Keeping these points in mind, especially the first thereof, let us examine the particular grounds of unconstitutionality alleged by defendant. The first attack is made upon the title as violating article III, section 3, of the state Constitution. We have often said upon this point — see Reeves v. Phila. Suburban Water Co., 287 Pa. 376, 387, and Scaife v. McKee, 298 Pa. 33, 41-2 — that this constitutional provision "does not require the title of a statute to be an index of its contents, but presupposes a reasonably inquiring state of mind, which will follow the trail indicated by the main part of the titles into the body of the acts." The title of the Act of 1903 is "An act to amend an act, entitled 'An act defining the rights and liabilities of parties to, and regulating the effect of, contracts for work and labor to be done, and labor or materials to be furnished, to any building . . . . . . or other structure or improvement, of whatsoever kind or character the same may be; providing remedies for the recovery of debts due by reason of such contracts, and repealing, consolidating and extending existing laws in relation thereto,' approved June 4th, A.D. 1901." Surely this title is ample to support a provision requiring a construction bond to be broad enough to "require that any contract for public work shall, as a condition precedent to its award, provide for approved security to be entered by the contractor to protect . . . . . . any subcontractor who has furnished labor or materials thereto," even without reference to the rule which strongly presumes constitutionality.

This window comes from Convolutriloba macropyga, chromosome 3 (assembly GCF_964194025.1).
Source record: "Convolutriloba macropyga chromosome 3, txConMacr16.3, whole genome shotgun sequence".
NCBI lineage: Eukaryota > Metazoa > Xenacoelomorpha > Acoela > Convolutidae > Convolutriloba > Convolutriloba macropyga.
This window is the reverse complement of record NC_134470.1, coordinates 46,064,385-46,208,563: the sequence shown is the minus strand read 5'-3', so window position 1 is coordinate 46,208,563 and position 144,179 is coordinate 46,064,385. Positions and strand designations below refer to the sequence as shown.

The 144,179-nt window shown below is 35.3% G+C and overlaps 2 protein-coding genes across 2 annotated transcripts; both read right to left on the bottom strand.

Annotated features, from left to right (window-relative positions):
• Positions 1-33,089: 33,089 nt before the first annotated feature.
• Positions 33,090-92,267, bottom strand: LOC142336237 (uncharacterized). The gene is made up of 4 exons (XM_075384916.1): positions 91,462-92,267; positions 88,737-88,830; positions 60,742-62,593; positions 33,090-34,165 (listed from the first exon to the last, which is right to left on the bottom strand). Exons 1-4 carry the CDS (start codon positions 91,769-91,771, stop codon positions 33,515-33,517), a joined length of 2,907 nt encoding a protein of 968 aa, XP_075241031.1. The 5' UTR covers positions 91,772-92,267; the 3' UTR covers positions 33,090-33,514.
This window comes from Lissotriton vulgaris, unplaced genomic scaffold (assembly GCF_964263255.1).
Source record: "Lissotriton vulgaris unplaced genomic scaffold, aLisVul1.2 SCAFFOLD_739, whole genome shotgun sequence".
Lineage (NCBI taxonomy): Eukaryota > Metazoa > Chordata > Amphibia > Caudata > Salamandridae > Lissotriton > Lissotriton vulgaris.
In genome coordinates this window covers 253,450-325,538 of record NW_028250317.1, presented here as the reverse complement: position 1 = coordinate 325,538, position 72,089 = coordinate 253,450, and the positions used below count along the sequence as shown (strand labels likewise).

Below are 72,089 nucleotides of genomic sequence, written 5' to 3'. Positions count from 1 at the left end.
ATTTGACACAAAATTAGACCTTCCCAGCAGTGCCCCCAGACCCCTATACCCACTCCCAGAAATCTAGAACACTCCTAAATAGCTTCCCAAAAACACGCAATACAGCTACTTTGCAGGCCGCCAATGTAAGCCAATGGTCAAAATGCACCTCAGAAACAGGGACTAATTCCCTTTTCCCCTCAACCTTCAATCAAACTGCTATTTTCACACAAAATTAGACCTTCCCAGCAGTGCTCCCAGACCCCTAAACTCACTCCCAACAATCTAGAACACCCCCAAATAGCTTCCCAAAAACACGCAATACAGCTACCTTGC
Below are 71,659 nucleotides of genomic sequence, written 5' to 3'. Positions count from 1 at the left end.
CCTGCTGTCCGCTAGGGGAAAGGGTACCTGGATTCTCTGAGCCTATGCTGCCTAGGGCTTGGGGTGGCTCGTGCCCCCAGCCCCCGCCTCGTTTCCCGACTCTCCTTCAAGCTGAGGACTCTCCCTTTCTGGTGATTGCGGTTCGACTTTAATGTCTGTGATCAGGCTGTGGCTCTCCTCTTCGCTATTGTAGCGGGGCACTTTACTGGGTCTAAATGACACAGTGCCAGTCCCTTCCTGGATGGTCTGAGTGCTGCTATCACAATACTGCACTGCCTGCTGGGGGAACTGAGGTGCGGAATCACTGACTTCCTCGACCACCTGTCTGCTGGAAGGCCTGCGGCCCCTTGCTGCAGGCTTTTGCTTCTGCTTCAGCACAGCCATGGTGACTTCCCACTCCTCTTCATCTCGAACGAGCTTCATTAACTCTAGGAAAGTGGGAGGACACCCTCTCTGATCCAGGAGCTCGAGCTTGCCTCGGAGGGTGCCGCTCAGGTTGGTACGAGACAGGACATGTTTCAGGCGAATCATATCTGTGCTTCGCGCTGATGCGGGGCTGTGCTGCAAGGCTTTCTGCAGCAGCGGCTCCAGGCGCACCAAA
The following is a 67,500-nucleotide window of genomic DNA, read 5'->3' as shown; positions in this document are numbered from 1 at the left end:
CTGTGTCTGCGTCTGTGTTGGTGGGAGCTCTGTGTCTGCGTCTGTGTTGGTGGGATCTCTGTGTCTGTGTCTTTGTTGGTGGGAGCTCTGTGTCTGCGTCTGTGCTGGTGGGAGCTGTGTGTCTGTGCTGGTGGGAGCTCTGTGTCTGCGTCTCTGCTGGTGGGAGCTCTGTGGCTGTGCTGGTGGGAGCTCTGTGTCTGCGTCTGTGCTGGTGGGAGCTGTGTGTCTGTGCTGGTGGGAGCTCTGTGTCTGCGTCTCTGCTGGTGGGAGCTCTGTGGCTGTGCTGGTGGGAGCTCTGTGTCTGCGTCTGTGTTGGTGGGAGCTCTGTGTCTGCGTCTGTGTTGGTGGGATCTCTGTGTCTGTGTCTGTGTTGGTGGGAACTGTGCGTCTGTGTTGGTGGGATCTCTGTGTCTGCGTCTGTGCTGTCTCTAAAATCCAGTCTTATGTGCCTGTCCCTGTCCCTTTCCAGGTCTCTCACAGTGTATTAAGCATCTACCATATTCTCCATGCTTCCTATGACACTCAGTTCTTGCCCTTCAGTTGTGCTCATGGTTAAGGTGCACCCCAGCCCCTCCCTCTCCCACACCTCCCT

It is next alleged that the Act of 1903 violates article III, section 7, of the state Constitution, because it is a "local or special law . . . . . . providing or changing methods for the collection of debts." Confessedly, it is not a local law; nor is it a special law in the constitutional sense; nor does it provide or change any method for the collection of debts. It provides for the giving of a bond. Moreover, since Wheeler v. Philadelphia, 77 Pa. 338, which was decided the year after the Constitution went into effect, classification on such subjects has been sustained, except in those cases where it was arbitrary or was a mere excuse for evading the constitutional provision. In passing the Act of 1903, the legislature doubtless did so because it recognized the need of such classification, remembering, as we have hereinbefore quoted from Philadelphia v. Stewart, 195 Pa. 309, that the giving of a bond to protect mechanics and materialmen has a direct effect in producing, in public matters, better work at lower prices. If defendant's contention on this point were sustained, much of our wisest legislation would be stricken down. Under such a ban would fall all of the procedural statutes passed since 1874 in relation to the collection of debts; all those which give to wage claimants a preferential claim on moneys raised by execution; those requiring security on appeals where this was not required before; those requiring nonresident plaintiffs to enter security for costs; and the numerous acts improving municipal claim and distraint procedure. Nor could any such statutes be passed hereafter. This would make the constitutional provision intolerable, and cannot be adopted. Many statutes have been passed to protect workmen and materialmen; the former because of their inability to protect themselves adequately, and the latter, as in the case of mechanic's liens, because their labor and material have gone into the building and have thereby enhanced its value. These matters alone justify a classification in their favor.